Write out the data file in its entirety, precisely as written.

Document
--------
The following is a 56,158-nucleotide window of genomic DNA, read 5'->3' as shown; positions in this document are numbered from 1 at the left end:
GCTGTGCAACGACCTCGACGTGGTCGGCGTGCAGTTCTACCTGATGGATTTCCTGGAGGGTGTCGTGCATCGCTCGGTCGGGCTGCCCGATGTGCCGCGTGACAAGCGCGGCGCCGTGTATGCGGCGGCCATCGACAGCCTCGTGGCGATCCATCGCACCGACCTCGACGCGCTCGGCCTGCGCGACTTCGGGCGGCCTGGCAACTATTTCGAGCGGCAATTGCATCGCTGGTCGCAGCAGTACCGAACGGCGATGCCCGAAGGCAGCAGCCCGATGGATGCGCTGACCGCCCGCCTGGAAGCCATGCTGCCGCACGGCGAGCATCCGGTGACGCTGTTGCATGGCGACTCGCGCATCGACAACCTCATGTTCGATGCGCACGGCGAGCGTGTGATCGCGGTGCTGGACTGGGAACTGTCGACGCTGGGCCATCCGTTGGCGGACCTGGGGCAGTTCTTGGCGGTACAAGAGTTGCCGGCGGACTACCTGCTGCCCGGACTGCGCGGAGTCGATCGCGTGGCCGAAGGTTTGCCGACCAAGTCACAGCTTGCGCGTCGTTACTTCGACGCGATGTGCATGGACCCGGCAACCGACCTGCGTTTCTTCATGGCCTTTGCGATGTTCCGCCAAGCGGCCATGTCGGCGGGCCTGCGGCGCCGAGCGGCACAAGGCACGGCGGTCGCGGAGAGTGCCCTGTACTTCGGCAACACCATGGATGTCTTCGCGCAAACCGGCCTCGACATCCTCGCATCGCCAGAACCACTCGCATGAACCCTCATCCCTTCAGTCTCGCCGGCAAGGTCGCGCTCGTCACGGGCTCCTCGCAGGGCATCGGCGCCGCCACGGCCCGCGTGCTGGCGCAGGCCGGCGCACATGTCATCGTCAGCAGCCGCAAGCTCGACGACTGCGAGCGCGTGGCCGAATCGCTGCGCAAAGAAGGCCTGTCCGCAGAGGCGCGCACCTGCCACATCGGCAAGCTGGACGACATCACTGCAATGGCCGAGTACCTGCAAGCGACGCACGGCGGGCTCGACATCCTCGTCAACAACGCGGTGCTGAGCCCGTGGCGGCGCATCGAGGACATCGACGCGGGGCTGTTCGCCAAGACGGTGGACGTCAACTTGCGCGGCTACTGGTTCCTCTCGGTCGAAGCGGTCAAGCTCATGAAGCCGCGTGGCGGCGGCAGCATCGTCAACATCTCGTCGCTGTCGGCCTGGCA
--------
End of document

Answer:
The following is a 56,158-nucleotide window of genomic DNA, read 5'->3' as shown; positions in this document are numbered from 1 at the left end:
GCTGTGCAACGACCTCGACGTGGTCGGCGTGCAGTTCTACCTGATGGATTTCCTGGAGGGTGTCGTGCATCGCTCGGTCGGGCTGCCCGATGTGCCGCGTGACAAGCGCGGCGCCGTGTATGCGGCGGCCATCGACAGCCTCGTGGCGATCCATCGCACCGACCTCGACGCGCTCGGCCTGCGCGACTTCGGGCGGCCTGGCAACTATTTCGAGCGGCAATTGCATCGCTGGTCGCAGCAGTACCGAACGGCGATGCCCGAAGGCAGCAGCCCGATGGATGCGCTGACCGCCCGCCTGGAAGCCATGCTGCCGCACGGCGAGCATCCGGTGACGCTGTTGCATGGCGACTCGCGCATCGACAACCTCATGTTCGATGCGCACGGCGAGCGTGTGATCGCGGTGCTGGACTGGGAACTGTCGACGCTGGGCCATCCGTTGGCGGACCTGGGGCAGTTCTTGGCGGTACAAGAGTTGCCGGCGGACTACCTGCTGCCCGGACTGCGCGGAGTCGATCGCGTGGCCGAAGGTTTGCCGACCAAGTCACAGCTTGCGCGTCGTTACTTCGACGCGATGTGCATGGACCCGGCAACCGACCTGCGTTTCTTCATGGCCTTTGCGATGTTCCGCCAAGCGGCCATGTCGGCGGGCCTGCGGCGCCGAGCGGCACAAGGCACGGCGGTCGCGGAGAGTGCCCTGTACTTCGGCAACACCATGGATGTCTTCGCGCAAACCGGCCTCGACATCCTCGCATCGCCAGAACCACTCGCATGAACCCTCATCCCTTCAGTCTCGCCGGCAAGGTCGCGCTCGTCACGGGCTCCTCGCAGGGCATCGGCGCCGCCACGGCCCGCGTGCTGGCGCAGGCCGGCGCACATGTCATCGTCAGCAGCCGCAAGCTCGACGACTGCGAGCGCGTGGCCGAATCGCTGCGCAAAGAAGGCCTGTCCGCAGAGGCGCGCACCTGCCACATCGGCAAGCTGGACGACATCACTGCAATGGCCGAGTACCTGCAAGCGACGCACGGCGGGCTCGACATCCTCGTCAACAACGCGGTGCTGAGCCCGTGGCGGCGCATCGAGGACATCGACGCGGGGCTGTTCGCCAAGACGGTGGACGTCAACTTGCGCGGCTACTGGTTCCTCTCGGTCGAAGCGGTCAAGCTCATGAAGCCGCGTGGCGGCGGCAGCATCGTCAACATCTCGTCGCTGTCGGCCTGGCA